I don’t even know how to explain to you what it was like seeing Bob Dylan in concert. Last Monday, I took a girlfriend of mine and we went to the Sony Centre in Toronto to see a legend. My mother and her boyfriend were unbelievably kind enough to send me there with incredible seats for an early Christmas present.
The theatre itself was very small and intimate. The stage wasn’t dolled up or adorned with anything other than a microphone and a handful of instruments. The lights were kept relatively low the entire night, keeping the atmosphere very relaxed. But towards the end of the concert, the lights suddenly changed and shone on the curtain behind Dylan and his band to create the effect of standing directly under rain—which was pretty darn cool.
No opening act. Nothing to let the audience know he was coming. All of a sudden, after 20 minutes of chattering, the audience erupted when the guitar first strummed and the lights were dimmed. Out came Dylan in a white shirt, light tan suit, and of course, his signature wide-brimmed hat. He looked like the hero in a Western. He sauntered onto the stage and the night began in earnest.
Now, I know that there are quite a few people who hate on Dylan’s newer (should I say older?), raspier voice. Don’t get me wrong, of course it sounds different from what it did decades ago, but Dylan can and did still totally rock a concert.
When it came to songs like “Scarlet Town” and “Duquesne Whistle”, which were on his latest album, the quality of performance didn’t really change. The raspy quality was there on Tempest and it was obviously there in concert. But I have to say that the live version of “Duquesne Whistle” (my favourite song on Tempest) was actually amazing. He clipped some of the longer notes so he didn’t have to strain his voice and the result was wonderful. It was my favourite performance of the night.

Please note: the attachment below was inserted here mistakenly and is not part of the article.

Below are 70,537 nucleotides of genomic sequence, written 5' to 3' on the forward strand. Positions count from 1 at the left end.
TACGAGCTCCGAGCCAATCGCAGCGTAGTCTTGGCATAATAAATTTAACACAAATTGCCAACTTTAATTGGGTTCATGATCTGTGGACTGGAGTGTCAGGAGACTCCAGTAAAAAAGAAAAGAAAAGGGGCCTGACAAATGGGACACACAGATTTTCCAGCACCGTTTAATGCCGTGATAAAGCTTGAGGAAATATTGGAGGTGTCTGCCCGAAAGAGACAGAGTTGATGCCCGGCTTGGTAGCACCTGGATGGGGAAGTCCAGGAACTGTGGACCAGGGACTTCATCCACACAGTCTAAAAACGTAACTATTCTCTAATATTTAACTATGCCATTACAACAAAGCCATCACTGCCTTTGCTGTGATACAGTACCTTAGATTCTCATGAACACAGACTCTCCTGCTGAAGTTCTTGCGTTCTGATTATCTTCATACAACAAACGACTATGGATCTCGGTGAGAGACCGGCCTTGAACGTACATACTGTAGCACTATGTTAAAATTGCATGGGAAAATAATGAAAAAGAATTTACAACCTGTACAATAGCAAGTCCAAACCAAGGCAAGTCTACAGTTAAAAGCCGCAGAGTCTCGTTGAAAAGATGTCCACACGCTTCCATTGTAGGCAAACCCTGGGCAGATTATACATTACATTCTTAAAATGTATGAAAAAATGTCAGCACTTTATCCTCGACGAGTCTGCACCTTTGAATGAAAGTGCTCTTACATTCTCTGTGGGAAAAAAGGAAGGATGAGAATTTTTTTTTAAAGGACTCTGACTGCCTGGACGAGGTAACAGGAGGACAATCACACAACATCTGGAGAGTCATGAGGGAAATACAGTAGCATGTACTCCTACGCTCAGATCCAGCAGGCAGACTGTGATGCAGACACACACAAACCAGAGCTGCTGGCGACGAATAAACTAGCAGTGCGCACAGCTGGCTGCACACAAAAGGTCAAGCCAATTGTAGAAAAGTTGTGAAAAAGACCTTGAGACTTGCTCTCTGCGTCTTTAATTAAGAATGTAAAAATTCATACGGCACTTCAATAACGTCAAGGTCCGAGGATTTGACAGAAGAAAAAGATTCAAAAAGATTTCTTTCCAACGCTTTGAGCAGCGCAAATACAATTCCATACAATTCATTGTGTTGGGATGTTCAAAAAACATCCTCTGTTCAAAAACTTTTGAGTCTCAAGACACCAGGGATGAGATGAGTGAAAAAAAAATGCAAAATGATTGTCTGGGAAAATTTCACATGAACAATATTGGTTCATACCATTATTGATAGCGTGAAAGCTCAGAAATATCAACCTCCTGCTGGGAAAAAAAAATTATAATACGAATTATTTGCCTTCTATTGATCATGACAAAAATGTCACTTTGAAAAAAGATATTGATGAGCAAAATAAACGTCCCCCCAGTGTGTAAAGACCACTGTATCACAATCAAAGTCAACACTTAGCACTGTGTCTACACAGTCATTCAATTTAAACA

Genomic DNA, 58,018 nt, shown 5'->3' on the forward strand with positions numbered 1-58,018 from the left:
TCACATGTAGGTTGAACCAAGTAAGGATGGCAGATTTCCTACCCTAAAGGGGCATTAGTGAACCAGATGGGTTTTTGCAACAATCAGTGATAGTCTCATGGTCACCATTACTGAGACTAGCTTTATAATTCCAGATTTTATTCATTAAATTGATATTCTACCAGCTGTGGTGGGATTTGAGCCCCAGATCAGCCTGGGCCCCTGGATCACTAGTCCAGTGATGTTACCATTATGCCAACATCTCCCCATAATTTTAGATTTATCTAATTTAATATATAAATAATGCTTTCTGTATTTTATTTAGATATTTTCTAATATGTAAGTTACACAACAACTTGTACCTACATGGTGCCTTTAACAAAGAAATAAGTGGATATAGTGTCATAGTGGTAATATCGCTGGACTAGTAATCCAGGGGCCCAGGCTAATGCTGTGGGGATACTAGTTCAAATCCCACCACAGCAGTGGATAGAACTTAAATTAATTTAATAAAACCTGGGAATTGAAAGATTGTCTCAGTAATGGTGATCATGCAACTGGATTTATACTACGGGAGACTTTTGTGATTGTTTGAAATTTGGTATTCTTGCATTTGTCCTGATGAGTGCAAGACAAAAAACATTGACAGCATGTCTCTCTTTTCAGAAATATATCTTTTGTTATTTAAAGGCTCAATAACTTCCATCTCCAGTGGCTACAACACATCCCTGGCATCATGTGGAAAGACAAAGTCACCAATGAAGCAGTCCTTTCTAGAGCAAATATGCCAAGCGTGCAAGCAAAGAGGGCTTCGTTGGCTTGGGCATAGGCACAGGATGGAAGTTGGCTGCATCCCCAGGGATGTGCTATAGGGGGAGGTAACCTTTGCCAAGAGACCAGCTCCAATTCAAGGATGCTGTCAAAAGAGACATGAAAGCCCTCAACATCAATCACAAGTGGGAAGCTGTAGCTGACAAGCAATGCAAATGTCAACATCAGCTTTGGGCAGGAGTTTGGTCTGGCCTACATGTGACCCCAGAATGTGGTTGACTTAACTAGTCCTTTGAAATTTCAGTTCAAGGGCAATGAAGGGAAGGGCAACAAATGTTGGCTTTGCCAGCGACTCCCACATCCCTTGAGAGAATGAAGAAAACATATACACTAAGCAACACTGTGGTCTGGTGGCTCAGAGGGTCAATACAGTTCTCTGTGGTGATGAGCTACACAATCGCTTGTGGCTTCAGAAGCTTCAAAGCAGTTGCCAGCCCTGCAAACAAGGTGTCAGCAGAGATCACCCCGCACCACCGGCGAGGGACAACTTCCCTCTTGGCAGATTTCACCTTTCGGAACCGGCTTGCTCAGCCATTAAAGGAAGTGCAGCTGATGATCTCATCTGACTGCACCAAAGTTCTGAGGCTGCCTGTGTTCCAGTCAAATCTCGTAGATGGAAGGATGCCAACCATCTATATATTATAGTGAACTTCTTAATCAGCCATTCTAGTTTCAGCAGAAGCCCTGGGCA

When it came to older songs like “Love Sick” (Time out of Mind, 1998), “Spirit on the Water” (Modern Times, 2006), and “Forgetful Heart” (Together Through Life, 2009), I think he still nailed them. Because these songs were on the albums made in recent years, I expected his voice to sound pretty much the same as in the studio versions, which it did. Now, his more well-known songs like “Simple Twist of Fate” (Blood on the Tracks, 1975) differed more much from their originals, but that doesn’t mean they were poorly done. I liked the smokier versions of his classics and watching the audience get so into his performances made it that much more enriching.
Easily my second-favourite performance of the night was his encore. During “Blowin’ in the Wind”, a man started doing an interpretive dance in the middle of the aisle. He kept going until ushers brought him back to his seat and told him to sit down. Three times. But he kept going in his seat and because he was quiet all night, I am choosing to believe that he got really excited and just wanted to start dancing. And that made me equally happy.
What can I say? There isn’t enough space in The Medium for me to properly convey my astonishment at having seen the Bob Dylan live. It was an honour to see him before he hung it up and I can confidently say that his concert was more important than my future wedding (unless I get married to Bob Dylan).